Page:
Far from lumbering or slumbering through the pandemic, Madison Cox is elbow deep in different projects.

During an interview Tuesday from Marrakech, where he oversees the Majorelle Garden, the garden designer discussed what has been a very productive year. He is also director of the Saint Laurent Museums in Paris and in Marrakech, and president of the Pierre Bergé-Yves Saint Laurent Foundation. Cox was married to Bergé, who died in 2017.

Until a year ago, Cox was on an airplane two or three times a week buzzing between Europe and the U.S. finessing different garden projects. With an active office in Manhattan, he routinely jetted from the West Coast to the East Coast, Portugal, the south of France, Morocco and other locales. Despite being grounded for the past year, he has multiple projects underway in Los Angeles, San Francisco, Florida and other cities. “It’s been quite exciting to realize that I don’t have to be on a plane all the time,” Cox said.

Through his work at the national garden in Morocco, Cox is reimagining ways to attract local visitors as opposed to international ones, which was the norm before the pandemic. In 2019, there were 1.5 million visitors. After the borders closed last March, global travelers naturally became scarcer. Only 56 of the 1,000 visitors who toured the gardens last Sunday were international ones, he said. Attendance has climbed steadily since the reopening in October. Establishing partnerships with institutions nearby and abroad, such as the Museum of Civilizations of Europe and the Mediterranean in Marseille, France, has helped to create some dynamism at a time when most of the world is not traveling, Cox said.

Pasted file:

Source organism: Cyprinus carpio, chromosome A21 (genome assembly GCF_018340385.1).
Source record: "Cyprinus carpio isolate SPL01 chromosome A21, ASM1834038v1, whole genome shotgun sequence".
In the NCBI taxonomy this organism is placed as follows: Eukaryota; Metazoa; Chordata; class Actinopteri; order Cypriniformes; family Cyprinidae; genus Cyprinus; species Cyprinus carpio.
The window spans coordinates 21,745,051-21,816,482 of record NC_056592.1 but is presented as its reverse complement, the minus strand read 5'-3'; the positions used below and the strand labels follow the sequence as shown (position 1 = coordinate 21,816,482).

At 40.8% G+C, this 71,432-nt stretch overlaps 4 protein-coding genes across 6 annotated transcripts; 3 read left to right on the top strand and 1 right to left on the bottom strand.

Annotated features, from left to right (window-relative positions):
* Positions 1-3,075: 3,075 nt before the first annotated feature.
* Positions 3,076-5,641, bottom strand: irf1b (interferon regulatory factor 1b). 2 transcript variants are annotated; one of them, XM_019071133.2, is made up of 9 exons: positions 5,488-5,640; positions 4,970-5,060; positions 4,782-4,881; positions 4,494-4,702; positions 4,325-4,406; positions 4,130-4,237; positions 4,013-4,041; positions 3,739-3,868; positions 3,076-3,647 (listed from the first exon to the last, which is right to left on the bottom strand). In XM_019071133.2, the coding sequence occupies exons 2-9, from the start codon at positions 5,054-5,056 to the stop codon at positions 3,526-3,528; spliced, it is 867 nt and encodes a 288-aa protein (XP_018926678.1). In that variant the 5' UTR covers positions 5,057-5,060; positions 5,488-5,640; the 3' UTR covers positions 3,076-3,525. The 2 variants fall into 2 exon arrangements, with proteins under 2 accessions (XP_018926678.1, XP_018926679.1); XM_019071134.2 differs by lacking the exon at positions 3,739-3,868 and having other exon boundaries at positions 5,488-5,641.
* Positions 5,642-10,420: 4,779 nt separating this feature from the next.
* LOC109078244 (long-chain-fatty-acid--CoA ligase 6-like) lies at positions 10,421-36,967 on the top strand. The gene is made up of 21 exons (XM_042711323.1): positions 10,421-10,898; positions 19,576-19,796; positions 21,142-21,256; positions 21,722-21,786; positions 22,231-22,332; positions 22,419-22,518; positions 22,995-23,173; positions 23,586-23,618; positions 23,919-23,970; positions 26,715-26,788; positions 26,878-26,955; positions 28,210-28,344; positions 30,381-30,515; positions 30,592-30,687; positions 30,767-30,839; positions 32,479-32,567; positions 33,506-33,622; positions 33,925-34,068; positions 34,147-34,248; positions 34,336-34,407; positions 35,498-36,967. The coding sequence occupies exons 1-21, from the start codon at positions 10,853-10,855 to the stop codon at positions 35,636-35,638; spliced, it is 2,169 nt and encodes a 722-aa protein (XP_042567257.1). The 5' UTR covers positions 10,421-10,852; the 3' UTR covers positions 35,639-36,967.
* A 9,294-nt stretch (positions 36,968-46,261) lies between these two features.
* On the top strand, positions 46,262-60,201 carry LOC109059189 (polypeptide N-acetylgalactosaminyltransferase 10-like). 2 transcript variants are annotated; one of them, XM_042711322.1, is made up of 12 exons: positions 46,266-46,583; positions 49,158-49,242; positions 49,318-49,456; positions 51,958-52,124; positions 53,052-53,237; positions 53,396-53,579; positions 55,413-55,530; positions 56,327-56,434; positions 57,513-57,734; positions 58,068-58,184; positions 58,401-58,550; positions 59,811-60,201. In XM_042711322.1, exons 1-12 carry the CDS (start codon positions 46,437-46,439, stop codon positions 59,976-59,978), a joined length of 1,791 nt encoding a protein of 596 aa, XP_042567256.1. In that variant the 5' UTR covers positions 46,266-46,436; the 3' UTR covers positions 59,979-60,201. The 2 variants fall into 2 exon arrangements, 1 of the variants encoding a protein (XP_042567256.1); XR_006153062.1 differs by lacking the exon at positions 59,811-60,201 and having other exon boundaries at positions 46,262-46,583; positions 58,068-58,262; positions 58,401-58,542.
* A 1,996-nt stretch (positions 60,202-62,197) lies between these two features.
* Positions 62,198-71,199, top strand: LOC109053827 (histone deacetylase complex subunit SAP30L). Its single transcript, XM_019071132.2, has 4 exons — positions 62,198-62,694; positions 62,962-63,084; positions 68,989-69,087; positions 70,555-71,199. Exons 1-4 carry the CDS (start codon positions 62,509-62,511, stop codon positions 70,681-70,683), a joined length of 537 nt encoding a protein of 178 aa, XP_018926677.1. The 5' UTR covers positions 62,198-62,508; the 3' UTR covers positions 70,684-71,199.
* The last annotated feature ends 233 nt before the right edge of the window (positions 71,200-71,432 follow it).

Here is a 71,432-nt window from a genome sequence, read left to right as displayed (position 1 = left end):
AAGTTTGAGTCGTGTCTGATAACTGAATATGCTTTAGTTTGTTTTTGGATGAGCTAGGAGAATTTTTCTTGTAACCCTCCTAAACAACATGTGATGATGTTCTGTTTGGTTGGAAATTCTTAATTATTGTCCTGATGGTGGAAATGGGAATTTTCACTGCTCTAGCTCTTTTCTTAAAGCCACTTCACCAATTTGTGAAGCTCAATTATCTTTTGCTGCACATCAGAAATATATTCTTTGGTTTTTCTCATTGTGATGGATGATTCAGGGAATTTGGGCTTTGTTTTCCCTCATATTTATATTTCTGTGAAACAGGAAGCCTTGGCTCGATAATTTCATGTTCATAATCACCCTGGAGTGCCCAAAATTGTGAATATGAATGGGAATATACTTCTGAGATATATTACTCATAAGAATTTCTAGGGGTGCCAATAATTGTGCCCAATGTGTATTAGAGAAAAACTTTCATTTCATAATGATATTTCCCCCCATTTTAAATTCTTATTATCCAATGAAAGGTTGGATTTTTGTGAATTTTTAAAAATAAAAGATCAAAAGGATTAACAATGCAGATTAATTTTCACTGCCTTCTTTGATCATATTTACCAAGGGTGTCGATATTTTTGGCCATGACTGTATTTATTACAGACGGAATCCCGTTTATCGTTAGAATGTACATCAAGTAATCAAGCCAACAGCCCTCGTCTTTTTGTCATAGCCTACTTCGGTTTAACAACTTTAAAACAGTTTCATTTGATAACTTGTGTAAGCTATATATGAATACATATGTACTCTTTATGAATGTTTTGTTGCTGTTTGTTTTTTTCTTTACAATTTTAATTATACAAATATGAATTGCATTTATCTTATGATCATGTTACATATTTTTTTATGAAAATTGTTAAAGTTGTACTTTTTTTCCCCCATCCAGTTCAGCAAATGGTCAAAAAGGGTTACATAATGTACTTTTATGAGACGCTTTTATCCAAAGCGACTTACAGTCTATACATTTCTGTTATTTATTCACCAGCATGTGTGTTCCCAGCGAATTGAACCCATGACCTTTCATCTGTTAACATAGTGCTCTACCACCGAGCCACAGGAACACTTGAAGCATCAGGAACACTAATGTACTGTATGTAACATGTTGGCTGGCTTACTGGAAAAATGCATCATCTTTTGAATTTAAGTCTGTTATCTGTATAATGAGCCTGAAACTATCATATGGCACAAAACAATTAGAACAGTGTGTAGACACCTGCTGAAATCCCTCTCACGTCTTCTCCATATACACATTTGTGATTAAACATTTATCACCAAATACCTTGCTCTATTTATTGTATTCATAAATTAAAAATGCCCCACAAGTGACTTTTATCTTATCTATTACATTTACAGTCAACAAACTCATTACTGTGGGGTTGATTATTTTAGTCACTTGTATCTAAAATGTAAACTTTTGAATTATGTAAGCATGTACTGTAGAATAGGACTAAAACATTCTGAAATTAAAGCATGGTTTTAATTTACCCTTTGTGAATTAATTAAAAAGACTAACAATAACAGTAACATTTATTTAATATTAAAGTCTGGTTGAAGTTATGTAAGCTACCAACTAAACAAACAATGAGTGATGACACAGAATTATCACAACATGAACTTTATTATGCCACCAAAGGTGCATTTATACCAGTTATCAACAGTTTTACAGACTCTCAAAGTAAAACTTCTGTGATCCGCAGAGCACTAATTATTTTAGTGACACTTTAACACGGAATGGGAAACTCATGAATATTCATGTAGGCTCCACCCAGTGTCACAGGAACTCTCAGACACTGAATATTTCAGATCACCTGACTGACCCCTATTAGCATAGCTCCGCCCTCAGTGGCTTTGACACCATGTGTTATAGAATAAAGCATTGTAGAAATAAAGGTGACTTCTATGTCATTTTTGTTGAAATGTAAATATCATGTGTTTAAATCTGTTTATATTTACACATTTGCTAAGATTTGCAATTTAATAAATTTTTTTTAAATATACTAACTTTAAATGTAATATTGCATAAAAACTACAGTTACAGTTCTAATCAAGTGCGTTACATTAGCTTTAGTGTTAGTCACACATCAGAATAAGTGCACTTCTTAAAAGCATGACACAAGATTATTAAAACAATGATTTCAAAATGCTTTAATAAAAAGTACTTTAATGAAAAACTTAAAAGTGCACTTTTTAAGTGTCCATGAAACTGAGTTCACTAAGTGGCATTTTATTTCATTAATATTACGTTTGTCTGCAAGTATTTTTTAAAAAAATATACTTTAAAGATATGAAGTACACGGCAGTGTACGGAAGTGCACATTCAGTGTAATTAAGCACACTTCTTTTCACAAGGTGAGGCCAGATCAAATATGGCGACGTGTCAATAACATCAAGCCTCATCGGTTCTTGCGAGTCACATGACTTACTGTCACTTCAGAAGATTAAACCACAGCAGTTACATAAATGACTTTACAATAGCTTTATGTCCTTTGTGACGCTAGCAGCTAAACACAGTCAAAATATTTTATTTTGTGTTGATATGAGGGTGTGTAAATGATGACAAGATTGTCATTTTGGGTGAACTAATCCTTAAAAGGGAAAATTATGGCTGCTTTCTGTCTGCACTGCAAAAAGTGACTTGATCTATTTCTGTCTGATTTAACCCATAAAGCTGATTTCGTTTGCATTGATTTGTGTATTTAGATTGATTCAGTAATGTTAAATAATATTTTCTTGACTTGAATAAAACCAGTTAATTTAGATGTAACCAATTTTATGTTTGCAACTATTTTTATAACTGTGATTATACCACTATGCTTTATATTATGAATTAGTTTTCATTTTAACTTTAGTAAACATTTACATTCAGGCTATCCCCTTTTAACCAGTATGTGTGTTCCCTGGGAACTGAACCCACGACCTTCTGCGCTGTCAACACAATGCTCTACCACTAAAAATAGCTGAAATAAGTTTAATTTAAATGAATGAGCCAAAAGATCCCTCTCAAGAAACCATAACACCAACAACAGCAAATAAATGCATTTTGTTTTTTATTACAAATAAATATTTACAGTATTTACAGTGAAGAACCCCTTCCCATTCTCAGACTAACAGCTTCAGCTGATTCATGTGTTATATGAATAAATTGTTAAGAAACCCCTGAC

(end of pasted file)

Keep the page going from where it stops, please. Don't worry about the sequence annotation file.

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Plans are underway in Paris to orchestrate a series of exhibitions that will open in January to coincide with the 60th anniversary of the founding of the Yves Saint Laurent fashion house. The first fashion show was held January 1962. Saint Laurent became the first fashion designer to have a retrospective exhibition at the Metropolitan Museum of Art’s Costume Institute in 1983, thanks to the stewardship of Diana Vreeland. That was a springboard to numerous other exhibitions in Beijing, the State Hermitage Museum in St. Petersburg, Russia, and other places including San Francisco, Seattle, Denver, Richmond and “of course a very large one in Paris,” Cox said, “I thought there’s no way that we can replicate a large retrospective exhibition. It’s been done many times. Let’s do something different.”